Third, and perhaps most important, is opiophobia. The misplaced fear that allowing opioids to be used in hospitals will fuel addiction and crime in the community has led to tight restrictions on their use, and clinicians are not trained to provide them when they are needed.

While opioids can be harmful and addictive, as America’s current crisis demonstrates, the fact that something can be dangerous is not sufficient reason to impose extreme restrictions on its clinical use. Risks are justified when the expected benefits clearly outweigh the expected harms. Policymakers in the developing world are making a choice to impose what the WHO calls “overly restrictive regulations” on morphine and other essential palliative medicines. Low or zero access is neither medically nor morally justified.

Designing a system that provides adequate access to morphine without encouraging over-prescription or leaking drugs onto the black market is tricky but not impossible. The Lancet Commission draws attention to the Indian state of Kerala, where trained volunteers are at the center of community-based palliative care, bolstered by international collaboration with the WHO, university researchers, and non-governmental organizations. There is no incentive to over-prescribe, and no evidence of opioid diversion.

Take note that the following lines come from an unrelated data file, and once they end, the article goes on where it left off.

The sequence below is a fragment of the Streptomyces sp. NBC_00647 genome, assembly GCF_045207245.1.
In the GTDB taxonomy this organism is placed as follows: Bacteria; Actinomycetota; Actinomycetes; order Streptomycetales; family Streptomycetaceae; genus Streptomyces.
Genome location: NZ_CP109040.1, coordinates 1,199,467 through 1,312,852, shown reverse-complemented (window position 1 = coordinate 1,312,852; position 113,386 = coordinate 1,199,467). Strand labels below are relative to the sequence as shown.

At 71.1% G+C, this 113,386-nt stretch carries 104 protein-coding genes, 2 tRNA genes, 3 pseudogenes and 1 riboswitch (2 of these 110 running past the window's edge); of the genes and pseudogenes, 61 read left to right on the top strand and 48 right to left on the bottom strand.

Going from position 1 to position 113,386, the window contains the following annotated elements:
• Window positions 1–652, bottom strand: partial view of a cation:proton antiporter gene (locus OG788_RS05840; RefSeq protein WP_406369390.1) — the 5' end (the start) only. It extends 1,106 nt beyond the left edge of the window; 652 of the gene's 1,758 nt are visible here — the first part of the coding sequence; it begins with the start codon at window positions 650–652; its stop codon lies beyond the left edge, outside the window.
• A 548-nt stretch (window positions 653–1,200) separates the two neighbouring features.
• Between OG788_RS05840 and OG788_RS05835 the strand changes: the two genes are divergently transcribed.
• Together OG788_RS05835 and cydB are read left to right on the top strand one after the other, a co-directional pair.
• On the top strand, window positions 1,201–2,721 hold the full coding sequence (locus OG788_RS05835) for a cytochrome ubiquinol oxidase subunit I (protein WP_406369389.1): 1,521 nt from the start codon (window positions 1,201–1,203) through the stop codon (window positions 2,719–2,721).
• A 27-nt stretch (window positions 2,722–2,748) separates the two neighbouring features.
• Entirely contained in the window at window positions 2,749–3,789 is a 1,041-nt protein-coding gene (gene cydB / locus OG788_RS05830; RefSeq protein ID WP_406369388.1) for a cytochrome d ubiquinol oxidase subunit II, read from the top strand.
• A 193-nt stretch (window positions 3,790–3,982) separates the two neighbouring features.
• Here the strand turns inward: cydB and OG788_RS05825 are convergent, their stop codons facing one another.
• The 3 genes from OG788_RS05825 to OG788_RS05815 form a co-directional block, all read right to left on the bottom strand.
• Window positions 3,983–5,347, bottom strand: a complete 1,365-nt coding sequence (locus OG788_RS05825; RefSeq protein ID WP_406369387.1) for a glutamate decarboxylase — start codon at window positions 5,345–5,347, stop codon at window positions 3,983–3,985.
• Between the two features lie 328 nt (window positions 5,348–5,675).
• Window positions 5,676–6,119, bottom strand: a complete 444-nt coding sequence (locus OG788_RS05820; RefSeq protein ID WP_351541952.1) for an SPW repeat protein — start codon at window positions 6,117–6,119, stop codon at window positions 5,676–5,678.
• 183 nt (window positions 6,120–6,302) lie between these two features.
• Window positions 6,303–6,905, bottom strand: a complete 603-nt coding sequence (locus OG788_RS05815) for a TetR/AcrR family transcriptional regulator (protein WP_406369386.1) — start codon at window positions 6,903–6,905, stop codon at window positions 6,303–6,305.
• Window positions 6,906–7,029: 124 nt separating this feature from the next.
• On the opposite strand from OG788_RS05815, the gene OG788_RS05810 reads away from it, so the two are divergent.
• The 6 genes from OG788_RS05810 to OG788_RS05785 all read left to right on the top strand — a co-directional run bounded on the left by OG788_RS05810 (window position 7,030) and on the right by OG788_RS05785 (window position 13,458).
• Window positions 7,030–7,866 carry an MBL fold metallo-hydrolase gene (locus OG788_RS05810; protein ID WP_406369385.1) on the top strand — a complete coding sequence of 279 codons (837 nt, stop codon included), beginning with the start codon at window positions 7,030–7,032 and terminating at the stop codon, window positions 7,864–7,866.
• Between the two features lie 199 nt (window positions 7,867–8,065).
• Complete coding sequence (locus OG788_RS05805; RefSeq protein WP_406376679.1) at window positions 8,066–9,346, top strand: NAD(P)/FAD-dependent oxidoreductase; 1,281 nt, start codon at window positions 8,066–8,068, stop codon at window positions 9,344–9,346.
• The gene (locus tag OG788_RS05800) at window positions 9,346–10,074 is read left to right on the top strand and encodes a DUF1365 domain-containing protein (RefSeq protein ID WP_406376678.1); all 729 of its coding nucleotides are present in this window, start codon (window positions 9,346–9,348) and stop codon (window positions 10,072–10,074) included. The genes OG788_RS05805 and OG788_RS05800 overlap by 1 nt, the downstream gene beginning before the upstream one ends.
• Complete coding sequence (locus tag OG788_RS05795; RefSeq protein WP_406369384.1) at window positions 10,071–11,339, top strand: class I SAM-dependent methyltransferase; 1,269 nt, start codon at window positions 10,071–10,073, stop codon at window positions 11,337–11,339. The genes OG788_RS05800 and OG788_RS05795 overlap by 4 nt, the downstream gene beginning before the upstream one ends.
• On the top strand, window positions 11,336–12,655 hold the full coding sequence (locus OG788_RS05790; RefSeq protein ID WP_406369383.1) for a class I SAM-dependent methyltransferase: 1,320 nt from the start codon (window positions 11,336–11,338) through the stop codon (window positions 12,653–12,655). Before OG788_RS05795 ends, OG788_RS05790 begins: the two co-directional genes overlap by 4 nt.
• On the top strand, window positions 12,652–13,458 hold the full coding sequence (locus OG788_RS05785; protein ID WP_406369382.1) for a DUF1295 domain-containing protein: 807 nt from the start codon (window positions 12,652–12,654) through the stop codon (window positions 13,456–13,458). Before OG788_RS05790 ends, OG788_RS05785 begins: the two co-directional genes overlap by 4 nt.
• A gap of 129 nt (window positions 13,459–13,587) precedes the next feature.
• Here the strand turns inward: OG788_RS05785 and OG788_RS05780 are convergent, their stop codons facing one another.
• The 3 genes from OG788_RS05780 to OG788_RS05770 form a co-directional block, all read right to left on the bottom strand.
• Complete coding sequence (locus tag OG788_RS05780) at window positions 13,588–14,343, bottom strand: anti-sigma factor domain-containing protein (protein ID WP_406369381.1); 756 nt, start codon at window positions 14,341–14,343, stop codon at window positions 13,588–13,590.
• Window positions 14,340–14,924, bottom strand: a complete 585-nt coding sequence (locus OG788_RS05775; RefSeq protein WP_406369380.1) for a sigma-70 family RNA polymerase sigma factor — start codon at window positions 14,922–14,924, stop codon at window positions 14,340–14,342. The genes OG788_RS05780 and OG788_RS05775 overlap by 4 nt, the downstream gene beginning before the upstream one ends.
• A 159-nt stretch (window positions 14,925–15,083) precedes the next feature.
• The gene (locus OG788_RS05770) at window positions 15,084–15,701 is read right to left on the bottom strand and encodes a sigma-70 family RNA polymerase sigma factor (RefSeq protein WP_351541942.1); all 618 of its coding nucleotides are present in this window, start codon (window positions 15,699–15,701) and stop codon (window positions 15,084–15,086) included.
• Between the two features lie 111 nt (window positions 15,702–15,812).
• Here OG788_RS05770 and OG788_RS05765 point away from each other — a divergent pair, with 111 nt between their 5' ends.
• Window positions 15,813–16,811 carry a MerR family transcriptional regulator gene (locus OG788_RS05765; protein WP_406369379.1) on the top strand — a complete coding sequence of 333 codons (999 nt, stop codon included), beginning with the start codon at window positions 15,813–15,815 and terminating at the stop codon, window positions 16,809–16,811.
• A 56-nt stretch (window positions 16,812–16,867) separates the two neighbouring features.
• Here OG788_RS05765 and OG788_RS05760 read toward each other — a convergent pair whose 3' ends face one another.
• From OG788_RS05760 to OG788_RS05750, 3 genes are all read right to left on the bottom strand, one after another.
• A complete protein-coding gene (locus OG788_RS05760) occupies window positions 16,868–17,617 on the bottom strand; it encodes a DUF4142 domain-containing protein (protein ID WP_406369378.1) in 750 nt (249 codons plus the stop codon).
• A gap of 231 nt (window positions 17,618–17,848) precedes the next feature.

Another model worthy of study, the Commission says, is Uganda, where a hospice run by an NGO supplies the national public health-care system with oral morphine.

Laura Plummer’s smuggling of painkillers was doubtless foolish; her experience in an Egyptian jail will be a personal tragedy. But if her story is true, she is also a victim of the excessively tight restrictions on opioids that prevented her boyfriend from obtaining tramadol legally.

Plummer’s case thus highlights a broader misfortune: that so many citizens of developing countries are denied effective pain relief by governments in the grip of opiophobia. This is not merely foolish; in the words of the Lancet Commission, it is also a “medical, public health, and moral failing and a travesty of justice.”


Peter Singer is Professor of Bioethics at Princeton University, Laureate Professor at the University of Melbourne, and founder of the non-profit organization The Life You Can Save. His books include Animal Liberation, Ethics in the Real World and, with Katarzyna de Lazari-Radek, Utilitarianism: A Very Short Introduction.

Copyright: Project Syndicate, 2018.
www.project-syndicate.org

 


This article is brought to you by Project Syndicate that is a not for profit organization.

Project Syndicate brings original, engaging, and thought-provoking commentaries by esteemed leaders and thinkers from around the world to readers everywhere. By offering incisive perspectives on our changing world from those who are shaping its economics, politics, science, and culture, Project Syndicate has created an unrivalled venue for informed public debate. Please see: www.project-syndicate.org.

Should you want to support Project Syndicate you can do it by using the PayPal icon below. Your donation is paid to Project Syndicate in full after PayPal has deducted its transaction fee. Facts & Arts neither receives information about your donation nor a commission.

 

 

Browse articles by author

More Essays

Jun 17th 2021